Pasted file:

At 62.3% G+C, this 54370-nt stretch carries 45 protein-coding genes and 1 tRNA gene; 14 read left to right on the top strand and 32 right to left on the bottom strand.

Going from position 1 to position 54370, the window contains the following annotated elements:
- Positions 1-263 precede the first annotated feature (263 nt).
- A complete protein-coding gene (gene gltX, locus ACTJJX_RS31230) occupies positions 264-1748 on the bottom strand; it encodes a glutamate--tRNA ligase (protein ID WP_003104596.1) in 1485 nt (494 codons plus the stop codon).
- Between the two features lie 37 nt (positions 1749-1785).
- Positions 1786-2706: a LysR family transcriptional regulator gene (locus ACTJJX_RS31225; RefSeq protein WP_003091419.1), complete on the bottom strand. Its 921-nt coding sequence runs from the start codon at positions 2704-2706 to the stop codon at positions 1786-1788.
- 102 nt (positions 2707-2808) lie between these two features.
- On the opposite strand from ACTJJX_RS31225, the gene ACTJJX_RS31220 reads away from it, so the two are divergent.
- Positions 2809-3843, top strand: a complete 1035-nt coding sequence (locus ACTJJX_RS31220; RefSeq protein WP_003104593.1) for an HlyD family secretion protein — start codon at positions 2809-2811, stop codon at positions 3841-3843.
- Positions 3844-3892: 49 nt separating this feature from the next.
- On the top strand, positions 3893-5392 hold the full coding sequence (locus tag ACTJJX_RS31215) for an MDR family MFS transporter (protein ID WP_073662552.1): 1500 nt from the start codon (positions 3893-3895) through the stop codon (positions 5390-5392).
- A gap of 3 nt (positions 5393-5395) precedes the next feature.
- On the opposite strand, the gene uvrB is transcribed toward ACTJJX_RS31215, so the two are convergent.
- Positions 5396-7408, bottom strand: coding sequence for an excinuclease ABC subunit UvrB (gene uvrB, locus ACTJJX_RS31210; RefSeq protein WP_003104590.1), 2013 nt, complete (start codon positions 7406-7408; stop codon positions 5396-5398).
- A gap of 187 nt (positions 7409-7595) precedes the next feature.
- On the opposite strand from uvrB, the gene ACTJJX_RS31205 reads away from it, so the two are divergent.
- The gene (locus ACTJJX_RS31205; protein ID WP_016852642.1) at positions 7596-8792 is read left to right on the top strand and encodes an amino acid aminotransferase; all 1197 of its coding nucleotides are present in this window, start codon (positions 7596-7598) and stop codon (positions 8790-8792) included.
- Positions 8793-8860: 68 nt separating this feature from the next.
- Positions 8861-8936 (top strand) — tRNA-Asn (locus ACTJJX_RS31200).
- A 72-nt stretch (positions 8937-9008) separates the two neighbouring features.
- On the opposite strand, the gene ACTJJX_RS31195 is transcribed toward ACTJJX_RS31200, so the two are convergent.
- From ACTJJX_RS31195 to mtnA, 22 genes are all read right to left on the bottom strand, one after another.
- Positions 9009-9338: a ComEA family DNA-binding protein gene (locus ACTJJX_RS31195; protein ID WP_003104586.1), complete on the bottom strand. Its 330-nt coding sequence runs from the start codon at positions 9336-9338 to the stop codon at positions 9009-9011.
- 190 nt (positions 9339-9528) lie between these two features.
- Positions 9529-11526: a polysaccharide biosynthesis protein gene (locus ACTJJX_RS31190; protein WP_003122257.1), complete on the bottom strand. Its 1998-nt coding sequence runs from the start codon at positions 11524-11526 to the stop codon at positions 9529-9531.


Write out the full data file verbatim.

At 62.3% G+C, this 54370-nt stretch carries 45 protein-coding genes and 1 tRNA gene; 14 read left to right on the top strand and 32 right to left on the bottom strand.

Going from position 1 to position 54370, the window contains the following annotated elements:
- Positions 1-263 precede the first annotated feature (263 nt).
- A complete protein-coding gene (gene gltX, locus ACTJJX_RS31230) occupies positions 264-1748 on the bottom strand; it encodes a glutamate--tRNA ligase (protein ID WP_003104596.1) in 1485 nt (494 codons plus the stop codon).
- Between the two features lie 37 nt (positions 1749-1785).
- Positions 1786-2706: a LysR family transcriptional regulator gene (locus ACTJJX_RS31225; RefSeq protein WP_003091419.1), complete on the bottom strand. Its 921-nt coding sequence runs from the start codon at positions 2704-2706 to the stop codon at positions 1786-1788.
- 102 nt (positions 2707-2808) lie between these two features.
- On the opposite strand from ACTJJX_RS31225, the gene ACTJJX_RS31220 reads away from it, so the two are divergent.
- Positions 2809-3843, top strand: a complete 1035-nt coding sequence (locus ACTJJX_RS31220; RefSeq protein WP_003104593.1) for an HlyD family secretion protein — start codon at positions 2809-2811, stop codon at positions 3841-3843.
- Positions 3844-3892: 49 nt separating this feature from the next.
- On the top strand, positions 3893-5392 hold the full coding sequence (locus tag ACTJJX_RS31215) for an MDR family MFS transporter (protein ID WP_073662552.1): 1500 nt from the start codon (positions 3893-3895) through the stop codon (positions 5390-5392).
- A gap of 3 nt (positions 5393-5395) precedes the next feature.
- On the opposite strand, the gene uvrB is transcribed toward ACTJJX_RS31215, so the two are convergent.
- Positions 5396-7408, bottom strand: coding sequence for an excinuclease ABC subunit UvrB (gene uvrB, locus ACTJJX_RS31210; RefSeq protein WP_003104590.1), 2013 nt, complete (start codon positions 7406-7408; stop codon positions 5396-5398).
- A gap of 187 nt (positions 7409-7595) precedes the next feature.
- On the opposite strand from uvrB, the gene ACTJJX_RS31205 reads away from it, so the two are divergent.
- The gene (locus ACTJJX_RS31205; protein ID WP_016852642.1) at positions 7596-8792 is read left to right on the top strand and encodes an amino acid aminotransferase; all 1197 of its coding nucleotides are present in this window, start codon (positions 7596-7598) and stop codon (positions 8790-8792) included.
- Positions 8793-8860: 68 nt separating this feature from the next.
- Positions 8861-8936 (top strand) — tRNA-Asn (locus ACTJJX_RS31200).
- A 72-nt stretch (positions 8937-9008) separates the two neighbouring features.
- On the opposite strand, the gene ACTJJX_RS31195 is transcribed toward ACTJJX_RS31200, so the two are convergent.
- From ACTJJX_RS31195 to mtnA, 22 genes are all read right to left on the bottom strand, one after another.
- Positions 9009-9338: a ComEA family DNA-binding protein gene (locus ACTJJX_RS31195; protein ID WP_003104586.1), complete on the bottom strand. Its 330-nt coding sequence runs from the start codon at positions 9336-9338 to the stop codon at positions 9009-9011.
- 190 nt (positions 9339-9528) lie between these two features.
- Positions 9529-11526: a polysaccharide biosynthesis protein gene (locus ACTJJX_RS31190; protein WP_003122257.1), complete on the bottom strand. Its 1998-nt coding sequence runs from the start codon at positions 11524-11526 to the stop codon at positions 9529-9531.